* Source: U.S. News & World Report

25.Do you have a favorite Christmas cookie (or favorite cookie for the holidays

Response:Dec.
2023
Yes47%
No51%
(VOL) Don’t know1%
(n)(803)

[Question 25A was asked of those who have a favorite Christmas/holiday cookie in Q25; n=395, moe=+/-6.8%.

25A.Do you have a favorite Christmas cookie (or favorite cookie for the holidays?) [If YES: What is it?] [LIST WAS NOT READ]

Response:Dec.
2023
Gingerbread12%
Chocolate chip11%
Snickerdoodle6%
Sugar, frosted32%
Butter4%
Almond2%
Peanut butter4%
Oatmeal2%
Thumbprint1%
Wedding, teacakes2%
Chocolate4%
Italian1%
Fruit & nuts3%
German spiced3%
Jam, Linzer1%
Shortbread1%
Bars, brownies2%
Other10%
(n)(803)

26.Thinking about what you have done during the past year, do you think Santa Claus would put you on his naughty list or nice list?

Response:Dec.
2023
Naughty list10%
Nice list79%
(VOL) Don’t know11%
(n)(803)

[Q27-36 previously released.]

METHODOLOGY

The Monmouth University Poll was sponsored and conducted by the Monmouth University Polling Institute from November 30 to December 4, 2023 with a probability-based national random sample of 803 adults age 18 and older. Interviews were conducted in English, and included 250 live landline telephone interviews, 348 live cell phone interviews, and 205 online surveys via a cell phone text invitation. Telephone numbers were selected through a mix of random digit dialing and list-based sampling. Landline respondents were selected with a modified Troldahl-Carter youngest adult household screen. Interviewing services were provided by Braun Research, with sample obtained from Dynata (RDD, n= 522), Aristotle (list, n= 120) and a panel of prior Monmouth poll participants (n= 161). Monmouth is responsible for all aspects of the survey design, data weighting and analysis. The full sample is weighted for region, age, education, gender and race based on US Census information (ACS 2021 one-year survey). For results based on this sample, one can say with 95% confidence that the error attributable to sampling has a maximum margin of plus or minus 4.8 percentage points adjusted for sample design effects (1.92). Sampling error can be larger for sub-groups (see table below). In addition to sampling error, one should bear in mind that question wording and practical difficulties in conducting surveys can introduce error or bias into the findings of opinion polls.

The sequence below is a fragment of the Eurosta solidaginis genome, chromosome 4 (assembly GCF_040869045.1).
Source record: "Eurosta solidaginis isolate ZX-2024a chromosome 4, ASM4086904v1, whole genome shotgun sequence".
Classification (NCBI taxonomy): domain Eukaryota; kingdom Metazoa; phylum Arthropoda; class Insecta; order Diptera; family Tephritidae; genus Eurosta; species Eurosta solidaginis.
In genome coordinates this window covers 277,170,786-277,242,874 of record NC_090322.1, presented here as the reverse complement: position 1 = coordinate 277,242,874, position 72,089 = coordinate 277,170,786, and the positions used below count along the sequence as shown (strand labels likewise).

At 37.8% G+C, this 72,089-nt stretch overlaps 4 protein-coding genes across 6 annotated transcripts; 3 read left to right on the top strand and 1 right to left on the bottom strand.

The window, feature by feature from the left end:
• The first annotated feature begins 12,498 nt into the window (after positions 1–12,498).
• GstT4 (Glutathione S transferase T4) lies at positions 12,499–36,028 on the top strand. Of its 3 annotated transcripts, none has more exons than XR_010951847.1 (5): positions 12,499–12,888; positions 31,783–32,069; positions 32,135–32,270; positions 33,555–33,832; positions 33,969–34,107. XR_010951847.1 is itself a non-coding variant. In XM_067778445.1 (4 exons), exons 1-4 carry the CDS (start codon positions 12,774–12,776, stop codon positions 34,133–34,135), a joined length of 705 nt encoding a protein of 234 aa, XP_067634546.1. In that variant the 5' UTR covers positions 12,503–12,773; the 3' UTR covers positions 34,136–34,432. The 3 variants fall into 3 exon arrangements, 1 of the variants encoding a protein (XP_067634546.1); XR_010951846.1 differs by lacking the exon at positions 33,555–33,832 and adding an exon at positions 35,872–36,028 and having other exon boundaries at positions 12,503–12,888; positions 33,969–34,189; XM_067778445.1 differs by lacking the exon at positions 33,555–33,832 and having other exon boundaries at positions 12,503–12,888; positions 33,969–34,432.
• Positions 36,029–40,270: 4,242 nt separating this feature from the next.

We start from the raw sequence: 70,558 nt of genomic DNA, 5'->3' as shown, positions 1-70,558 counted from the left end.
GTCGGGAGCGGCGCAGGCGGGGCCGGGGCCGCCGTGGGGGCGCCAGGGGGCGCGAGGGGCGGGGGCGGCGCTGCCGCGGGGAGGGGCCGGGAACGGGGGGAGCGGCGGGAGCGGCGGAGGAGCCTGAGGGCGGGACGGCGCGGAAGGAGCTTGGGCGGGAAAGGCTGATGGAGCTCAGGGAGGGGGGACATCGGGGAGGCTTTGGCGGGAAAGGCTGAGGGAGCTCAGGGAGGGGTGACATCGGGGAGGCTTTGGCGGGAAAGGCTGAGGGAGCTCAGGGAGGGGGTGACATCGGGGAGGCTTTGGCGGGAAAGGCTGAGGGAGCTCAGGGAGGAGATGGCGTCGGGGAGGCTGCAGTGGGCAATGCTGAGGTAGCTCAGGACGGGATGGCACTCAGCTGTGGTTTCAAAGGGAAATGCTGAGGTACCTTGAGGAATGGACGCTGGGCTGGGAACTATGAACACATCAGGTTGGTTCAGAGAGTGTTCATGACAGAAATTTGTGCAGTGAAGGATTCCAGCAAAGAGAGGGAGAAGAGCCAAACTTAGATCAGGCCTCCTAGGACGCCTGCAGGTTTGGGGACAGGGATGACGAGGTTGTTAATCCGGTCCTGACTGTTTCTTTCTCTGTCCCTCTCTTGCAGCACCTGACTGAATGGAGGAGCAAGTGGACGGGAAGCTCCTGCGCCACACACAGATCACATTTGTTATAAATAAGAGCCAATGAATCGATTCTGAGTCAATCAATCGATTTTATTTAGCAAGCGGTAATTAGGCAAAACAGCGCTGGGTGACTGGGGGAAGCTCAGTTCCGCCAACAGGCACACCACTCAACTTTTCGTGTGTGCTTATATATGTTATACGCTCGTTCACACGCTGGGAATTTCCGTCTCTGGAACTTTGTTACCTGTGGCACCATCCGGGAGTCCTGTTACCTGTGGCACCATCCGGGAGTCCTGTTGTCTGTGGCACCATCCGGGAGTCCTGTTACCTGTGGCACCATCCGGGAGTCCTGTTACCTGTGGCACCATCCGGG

Demographics (weighted)

Party (self-reported): 28% Republican, 41% Independent, 31% Democrat

Sex: 48% Male, 50% Female

Age: 28% 18-34, 33% 35-54, 39% 55+

Race: 62% White, 12% Black, 16% Hispanic, 9% Asian/Other

Education: 38% High school or less, 29% Some college, 17% 4 year degree, 16% graduate degree

Click on pdf file link below for full methodology and crosstabs by key demographic groups.